(See my notes on Impeachment, Elections, referenda below)


More pictures from today’s march

December 29, 2002

Even buildings are covered with flags in protest      March from the East

Whole family party

Subway station: Balance going East (middle Class) and West (lower middle class and poor)

Posters, Lula and Brasil were quite unpopular today

December 29, 2002

Fidel Castro and Hugo Chavez insults…….

Accusing Lula of being a scab

Lula : SCAB                                                                        100% PDVSA

Chavez says : I may never leave

December 29, 2002

Today in his weekly program Hugo Chavez said he will not resign, then he gained his  composure and said “I may never leave”

I would like his supporters who always invoke the law to criticize the opposition, to criticize the President for saying this which is obviously against the Constitution. But they will not, for the same reason you don’t criticize Christ.

Another day, another huge march, the standoff continues.

December 29, 2002

One of the many marches to the West of Caracas –Now, which side of the rich versus poor battle are these nuns in?

More pictures in the Pictures section

Protest in Maturin

December 29, 2002

For those that think that marches and protest are only taking place in Caracas, like the Vice-President implied yesterday, here is a picture sent in by a former student of mine, Efrain Rivera, who lives in Maturin in the Eastern part of the country.

Tyromaniac on the New York Times article

December 28, 2002

From the Tyromaniac:

Trickle of Oil Starts Flowing in Venezuela. PUERTO LA CRUZ, Venezuela, Dec. 28 Nearly a month into Venezuela’s devastating national strike, all systems were back up and running close to normal this week at the refinery here that supplies gasoline to the eastern half of this country. Night shift workers were bursting with the pride of war heroes. By Ginger Thompson. [New York Times: NYT HomePage]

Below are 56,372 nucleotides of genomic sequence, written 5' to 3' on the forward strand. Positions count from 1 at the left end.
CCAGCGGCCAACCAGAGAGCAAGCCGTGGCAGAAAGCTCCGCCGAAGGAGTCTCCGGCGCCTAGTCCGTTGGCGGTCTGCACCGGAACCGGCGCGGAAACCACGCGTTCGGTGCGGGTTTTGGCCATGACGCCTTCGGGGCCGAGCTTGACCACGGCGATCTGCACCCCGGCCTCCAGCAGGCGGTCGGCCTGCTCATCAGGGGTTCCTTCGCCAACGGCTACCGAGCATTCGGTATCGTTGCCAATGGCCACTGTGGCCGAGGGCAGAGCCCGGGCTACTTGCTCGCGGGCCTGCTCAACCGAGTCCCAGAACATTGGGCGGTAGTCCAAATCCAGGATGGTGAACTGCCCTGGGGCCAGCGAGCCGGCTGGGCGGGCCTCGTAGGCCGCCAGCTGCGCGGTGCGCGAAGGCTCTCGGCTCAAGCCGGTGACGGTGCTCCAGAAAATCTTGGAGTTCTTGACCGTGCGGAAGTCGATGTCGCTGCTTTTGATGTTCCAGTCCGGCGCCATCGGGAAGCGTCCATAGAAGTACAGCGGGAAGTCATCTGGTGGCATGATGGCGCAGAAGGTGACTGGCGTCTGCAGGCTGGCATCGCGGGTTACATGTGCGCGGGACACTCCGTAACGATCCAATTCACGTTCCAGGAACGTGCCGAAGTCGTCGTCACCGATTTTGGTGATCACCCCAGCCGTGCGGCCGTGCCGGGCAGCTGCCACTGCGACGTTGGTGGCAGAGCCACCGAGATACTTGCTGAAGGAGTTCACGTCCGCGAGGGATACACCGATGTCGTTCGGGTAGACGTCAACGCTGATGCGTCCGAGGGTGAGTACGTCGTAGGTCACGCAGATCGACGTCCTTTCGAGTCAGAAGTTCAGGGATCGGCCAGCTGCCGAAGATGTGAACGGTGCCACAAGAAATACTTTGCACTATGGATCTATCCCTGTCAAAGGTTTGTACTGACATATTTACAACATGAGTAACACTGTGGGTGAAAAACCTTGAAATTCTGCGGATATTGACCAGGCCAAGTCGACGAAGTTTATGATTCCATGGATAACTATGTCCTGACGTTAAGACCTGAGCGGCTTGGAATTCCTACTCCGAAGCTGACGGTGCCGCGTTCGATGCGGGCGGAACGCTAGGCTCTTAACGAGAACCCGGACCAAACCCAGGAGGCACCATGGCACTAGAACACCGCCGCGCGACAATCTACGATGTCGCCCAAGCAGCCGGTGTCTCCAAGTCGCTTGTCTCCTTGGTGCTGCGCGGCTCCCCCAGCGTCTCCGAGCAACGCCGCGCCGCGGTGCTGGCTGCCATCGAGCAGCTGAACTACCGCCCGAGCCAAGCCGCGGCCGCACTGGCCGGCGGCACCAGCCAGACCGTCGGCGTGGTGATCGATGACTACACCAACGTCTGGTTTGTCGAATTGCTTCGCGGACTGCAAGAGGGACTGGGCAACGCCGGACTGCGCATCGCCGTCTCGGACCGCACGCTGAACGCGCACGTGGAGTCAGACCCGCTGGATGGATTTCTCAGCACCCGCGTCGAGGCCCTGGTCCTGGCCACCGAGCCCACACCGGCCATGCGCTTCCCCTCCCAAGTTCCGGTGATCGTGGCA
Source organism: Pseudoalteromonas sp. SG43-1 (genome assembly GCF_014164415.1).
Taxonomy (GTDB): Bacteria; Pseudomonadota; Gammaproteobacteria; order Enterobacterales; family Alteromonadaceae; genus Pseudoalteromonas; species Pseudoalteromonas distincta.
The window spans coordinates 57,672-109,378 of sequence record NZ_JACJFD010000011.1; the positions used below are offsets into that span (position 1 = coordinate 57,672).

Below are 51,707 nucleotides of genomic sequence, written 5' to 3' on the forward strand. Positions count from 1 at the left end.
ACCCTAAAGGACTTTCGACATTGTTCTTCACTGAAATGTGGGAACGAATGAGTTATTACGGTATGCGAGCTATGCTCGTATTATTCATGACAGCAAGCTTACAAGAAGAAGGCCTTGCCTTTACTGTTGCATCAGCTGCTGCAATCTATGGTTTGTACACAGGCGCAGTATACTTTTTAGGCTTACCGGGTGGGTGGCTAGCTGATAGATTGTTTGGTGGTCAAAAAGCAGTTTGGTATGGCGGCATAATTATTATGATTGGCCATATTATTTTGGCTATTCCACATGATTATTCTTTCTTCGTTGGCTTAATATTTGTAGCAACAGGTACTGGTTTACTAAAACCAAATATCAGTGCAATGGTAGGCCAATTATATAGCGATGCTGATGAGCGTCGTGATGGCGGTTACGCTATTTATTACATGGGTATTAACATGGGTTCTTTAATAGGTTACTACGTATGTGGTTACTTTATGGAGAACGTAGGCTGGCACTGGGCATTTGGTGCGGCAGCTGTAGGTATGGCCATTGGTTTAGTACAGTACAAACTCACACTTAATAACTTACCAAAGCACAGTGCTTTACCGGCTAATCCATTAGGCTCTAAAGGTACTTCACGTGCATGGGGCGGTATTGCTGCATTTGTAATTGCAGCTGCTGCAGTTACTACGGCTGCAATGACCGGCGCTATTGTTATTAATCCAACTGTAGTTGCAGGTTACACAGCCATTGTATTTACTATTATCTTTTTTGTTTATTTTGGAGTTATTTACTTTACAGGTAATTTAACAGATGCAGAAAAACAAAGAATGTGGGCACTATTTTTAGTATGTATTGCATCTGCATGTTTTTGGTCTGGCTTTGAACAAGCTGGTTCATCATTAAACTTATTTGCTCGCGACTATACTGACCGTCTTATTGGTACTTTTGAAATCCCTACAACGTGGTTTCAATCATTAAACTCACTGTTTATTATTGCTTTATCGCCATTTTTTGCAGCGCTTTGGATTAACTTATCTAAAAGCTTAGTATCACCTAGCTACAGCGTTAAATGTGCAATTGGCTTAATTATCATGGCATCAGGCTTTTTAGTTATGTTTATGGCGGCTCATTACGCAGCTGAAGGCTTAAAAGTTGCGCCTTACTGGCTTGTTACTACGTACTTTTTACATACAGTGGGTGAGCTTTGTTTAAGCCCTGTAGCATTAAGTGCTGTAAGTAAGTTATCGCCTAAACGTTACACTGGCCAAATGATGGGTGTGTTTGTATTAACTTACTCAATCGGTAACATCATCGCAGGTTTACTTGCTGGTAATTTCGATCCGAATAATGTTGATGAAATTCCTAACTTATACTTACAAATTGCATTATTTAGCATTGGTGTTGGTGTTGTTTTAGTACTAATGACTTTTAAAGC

I can’t confirm whether this is true or not, but I can say this: There is a General Strike in this country not just an oil strike. The government may manage to produce gasoline to fill the countries needs (though it hasn’t so far) and maybe export some, but the rest of the strike continues unabated. There is no beer in the supermarkets! Because no beer is being produced, while there are contingency plans to produce basic food (and once there is gasoline, fruits and vegetables should be plentiful), there will be no industrial production until the government negotiates. Or is a government that hasn’t been able to do the easy stuff the government has to do going to be able to do everything? I think the government is denying reality, but it is clear one side is doing just that… The truth will triumph in the end…

My commennt: I agree, the press abroad keeps talking about the oil strike, but it is a General Strike, manufacturing, commerce and food outlets are all closed. My sources indicate that the refinery the NYT’s article describes is functioning at 15-20% capacity since the beginning of the strike and less than 30% of non-executive workers are going to work. We are talking 10-15% of the country’s daily gasoline consumption. The Government  also said today oil production is at 1.5 million barrels, my sources say less than 200 thousand, gas distribution in Maracaibo is “normal” my sources say it is non-existent and the Vice-President says things are “excessively normal”, which he may be the only one that believes it. Gasoline supplies are once again, announced to be normal in 48 hours. The Attorney General finally said something about the Supreme Court decision on the oil industry and contradicted the Government saying the decision does not order people to go back to work. This is what the opposition has said from day one. For those that feel human rights are not violated in Venezuela, the Government used that decision to jail 90 crewmembers of tankers without a prosecutor being present and denying the right to due process. This violates their Human Rights and the LAW. (By the way, the LAW also says the Government or PDVSA can’t buy gasoline from Brazil at Bs. 850 per liter and sell it for Bs. 90)